We agree with Dr. Rifkin that there is presently no incentive to use ammonia as a fuel for commercial vehicles. The current cost of producing ammonia would have to be reduced drastically to make it competitive in cost with gasoline. As mentioned in the paper, an engine would have to be modified and certain auxiliary systems and controls would have to be incorporated. Any significant emission of ammonia from the engine tailpipe could not be tolerated because of its irritating odor. Regarding the military use of this fuel, we agree with Dr. Rifkin that a much more thorough evaluation of the entire concept will be required before its feasibility can be ascertained.
Drs. Myers and Uyehara raised the question as to whether it would have been more appropriate during our engine testing program to have added a mixture of nitrogen and hydrogen to the ammonia rather than hydrogen alone to simulate the ammonia dissociation products. We considered doing this when we initiated our hydrogen addition studies. However our calculations indicated that the decrease in energy content of the fuel mixture due to this additional nitrogen would amount to only about 1.7%. Also, we did not wish to further complicate the fuel supply system by adding a third gas supply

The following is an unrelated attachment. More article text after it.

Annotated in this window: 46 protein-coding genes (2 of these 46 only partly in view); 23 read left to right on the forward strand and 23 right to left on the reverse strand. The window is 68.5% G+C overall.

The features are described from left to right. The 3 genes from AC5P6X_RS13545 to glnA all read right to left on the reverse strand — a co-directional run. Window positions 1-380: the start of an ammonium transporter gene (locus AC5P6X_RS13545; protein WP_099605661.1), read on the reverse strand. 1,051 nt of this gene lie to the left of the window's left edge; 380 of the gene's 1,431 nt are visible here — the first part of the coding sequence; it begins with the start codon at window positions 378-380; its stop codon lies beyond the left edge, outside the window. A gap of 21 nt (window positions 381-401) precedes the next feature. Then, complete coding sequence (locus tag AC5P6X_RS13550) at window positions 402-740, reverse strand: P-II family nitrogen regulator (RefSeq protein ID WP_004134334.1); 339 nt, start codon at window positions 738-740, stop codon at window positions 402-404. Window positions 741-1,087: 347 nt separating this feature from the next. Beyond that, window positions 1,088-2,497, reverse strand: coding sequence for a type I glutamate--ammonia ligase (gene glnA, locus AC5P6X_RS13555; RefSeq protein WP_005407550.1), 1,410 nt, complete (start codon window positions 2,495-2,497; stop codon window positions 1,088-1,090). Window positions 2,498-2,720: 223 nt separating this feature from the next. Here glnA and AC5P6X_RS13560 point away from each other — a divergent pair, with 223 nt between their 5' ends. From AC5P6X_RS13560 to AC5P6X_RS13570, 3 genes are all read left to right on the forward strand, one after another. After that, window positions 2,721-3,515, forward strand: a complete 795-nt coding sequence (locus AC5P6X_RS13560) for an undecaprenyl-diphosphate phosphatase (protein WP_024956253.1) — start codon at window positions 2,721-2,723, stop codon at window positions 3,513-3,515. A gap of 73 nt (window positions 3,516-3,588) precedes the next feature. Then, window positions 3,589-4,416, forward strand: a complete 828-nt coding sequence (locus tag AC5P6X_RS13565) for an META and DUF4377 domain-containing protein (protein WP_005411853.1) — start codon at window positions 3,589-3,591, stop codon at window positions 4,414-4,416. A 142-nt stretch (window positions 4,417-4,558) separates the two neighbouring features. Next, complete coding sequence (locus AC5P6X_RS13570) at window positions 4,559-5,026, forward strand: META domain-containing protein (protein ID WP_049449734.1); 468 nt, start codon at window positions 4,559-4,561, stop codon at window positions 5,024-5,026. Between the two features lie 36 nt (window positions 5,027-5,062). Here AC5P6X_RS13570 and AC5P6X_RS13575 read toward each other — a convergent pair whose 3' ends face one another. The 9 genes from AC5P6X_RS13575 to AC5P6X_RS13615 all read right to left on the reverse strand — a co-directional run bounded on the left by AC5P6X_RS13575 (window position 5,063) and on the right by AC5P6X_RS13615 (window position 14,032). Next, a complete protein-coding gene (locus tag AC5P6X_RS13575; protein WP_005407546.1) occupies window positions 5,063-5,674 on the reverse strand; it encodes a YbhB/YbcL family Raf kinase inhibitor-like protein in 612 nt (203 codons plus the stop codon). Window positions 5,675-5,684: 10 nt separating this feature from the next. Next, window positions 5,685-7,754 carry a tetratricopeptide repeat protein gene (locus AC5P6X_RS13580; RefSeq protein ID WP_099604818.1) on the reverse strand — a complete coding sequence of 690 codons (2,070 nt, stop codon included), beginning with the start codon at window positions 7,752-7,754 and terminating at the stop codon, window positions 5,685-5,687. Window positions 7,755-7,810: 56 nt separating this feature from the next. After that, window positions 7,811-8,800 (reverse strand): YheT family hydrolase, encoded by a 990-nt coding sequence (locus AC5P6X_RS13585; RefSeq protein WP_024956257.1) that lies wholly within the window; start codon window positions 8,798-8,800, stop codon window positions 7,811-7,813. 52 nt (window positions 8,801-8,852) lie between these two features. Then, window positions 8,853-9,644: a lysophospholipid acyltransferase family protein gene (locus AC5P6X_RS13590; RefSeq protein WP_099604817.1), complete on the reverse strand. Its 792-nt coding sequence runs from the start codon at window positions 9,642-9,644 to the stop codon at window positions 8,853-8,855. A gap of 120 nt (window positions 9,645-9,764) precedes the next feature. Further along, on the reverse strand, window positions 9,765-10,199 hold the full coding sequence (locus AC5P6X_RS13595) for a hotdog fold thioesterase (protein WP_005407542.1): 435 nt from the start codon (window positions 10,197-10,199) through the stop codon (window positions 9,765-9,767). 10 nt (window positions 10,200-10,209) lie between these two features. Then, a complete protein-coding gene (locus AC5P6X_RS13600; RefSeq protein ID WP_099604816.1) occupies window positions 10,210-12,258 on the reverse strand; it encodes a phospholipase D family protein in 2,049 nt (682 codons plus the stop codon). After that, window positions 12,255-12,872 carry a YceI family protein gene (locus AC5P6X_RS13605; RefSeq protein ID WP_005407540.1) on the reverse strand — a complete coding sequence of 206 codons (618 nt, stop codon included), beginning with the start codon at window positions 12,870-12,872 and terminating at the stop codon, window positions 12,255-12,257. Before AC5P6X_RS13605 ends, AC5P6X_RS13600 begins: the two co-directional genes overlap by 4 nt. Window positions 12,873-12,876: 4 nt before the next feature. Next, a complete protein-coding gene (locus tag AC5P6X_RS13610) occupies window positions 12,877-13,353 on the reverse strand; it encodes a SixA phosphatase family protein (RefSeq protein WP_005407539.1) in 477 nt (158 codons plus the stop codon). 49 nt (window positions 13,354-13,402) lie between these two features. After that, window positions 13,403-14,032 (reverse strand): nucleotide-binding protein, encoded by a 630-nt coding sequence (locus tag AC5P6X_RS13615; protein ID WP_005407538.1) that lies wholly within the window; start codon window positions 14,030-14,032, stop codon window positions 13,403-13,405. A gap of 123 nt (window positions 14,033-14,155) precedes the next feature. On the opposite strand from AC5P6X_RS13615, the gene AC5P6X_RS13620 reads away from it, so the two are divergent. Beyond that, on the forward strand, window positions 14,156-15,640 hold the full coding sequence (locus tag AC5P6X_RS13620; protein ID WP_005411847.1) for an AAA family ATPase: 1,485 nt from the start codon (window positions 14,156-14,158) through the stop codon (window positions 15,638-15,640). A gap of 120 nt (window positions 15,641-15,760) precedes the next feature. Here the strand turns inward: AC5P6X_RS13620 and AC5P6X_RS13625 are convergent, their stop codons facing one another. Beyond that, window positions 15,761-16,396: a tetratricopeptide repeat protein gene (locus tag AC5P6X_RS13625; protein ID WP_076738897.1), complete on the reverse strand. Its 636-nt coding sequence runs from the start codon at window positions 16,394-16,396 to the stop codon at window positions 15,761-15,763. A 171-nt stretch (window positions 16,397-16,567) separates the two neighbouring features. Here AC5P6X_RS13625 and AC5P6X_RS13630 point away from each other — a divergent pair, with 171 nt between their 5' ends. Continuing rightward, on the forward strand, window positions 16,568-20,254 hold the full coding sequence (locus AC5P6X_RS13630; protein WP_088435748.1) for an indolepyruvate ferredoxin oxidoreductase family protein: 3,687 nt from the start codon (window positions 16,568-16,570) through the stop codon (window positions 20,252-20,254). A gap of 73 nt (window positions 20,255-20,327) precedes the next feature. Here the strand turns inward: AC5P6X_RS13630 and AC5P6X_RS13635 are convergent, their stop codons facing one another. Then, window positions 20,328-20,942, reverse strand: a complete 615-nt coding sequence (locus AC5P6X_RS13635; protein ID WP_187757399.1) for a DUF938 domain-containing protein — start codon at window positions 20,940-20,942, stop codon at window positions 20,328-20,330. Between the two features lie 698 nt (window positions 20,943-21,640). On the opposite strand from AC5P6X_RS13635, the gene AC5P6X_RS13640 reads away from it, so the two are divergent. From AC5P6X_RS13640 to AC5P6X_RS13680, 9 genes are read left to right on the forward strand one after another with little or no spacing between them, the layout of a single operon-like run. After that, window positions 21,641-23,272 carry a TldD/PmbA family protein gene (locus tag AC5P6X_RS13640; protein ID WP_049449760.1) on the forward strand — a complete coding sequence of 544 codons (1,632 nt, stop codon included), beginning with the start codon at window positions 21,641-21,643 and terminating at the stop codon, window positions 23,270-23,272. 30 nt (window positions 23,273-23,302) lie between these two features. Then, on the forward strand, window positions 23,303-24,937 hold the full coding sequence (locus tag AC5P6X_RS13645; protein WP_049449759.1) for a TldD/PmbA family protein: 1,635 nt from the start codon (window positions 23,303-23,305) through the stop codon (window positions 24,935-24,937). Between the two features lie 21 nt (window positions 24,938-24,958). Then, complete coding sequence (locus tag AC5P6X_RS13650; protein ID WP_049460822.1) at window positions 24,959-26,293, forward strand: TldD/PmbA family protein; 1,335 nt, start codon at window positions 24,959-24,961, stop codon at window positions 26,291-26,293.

Regarding the thermal inertia of the dissociator, we believe that a full scale dissociator will have to be constructed and tested on an engine in order to determine the magni- tude of this problem. We appreciate that some lag in engine acceleration will result through the use of a dissociator. This may be compensated partially by the fact that less hydrogen (as a percent of the total fuel supplied) is required when operating at full throttle with a supercharger than when running at part load . In fact, we have mentioned in our paper that satisfactory full throttle engine power may be developed solely by supercharging without any recourse to hydrogen addition. In addition to this questionable thermal intertia of a dissociator, the possibility exists that the engine exhaust temperature may not be high enough at low engine part load conditions to insure adequate hydrogen emission from a thermally heated dissociator. It was for this reason that an electrically heated type of dissociator was investigated by the authors.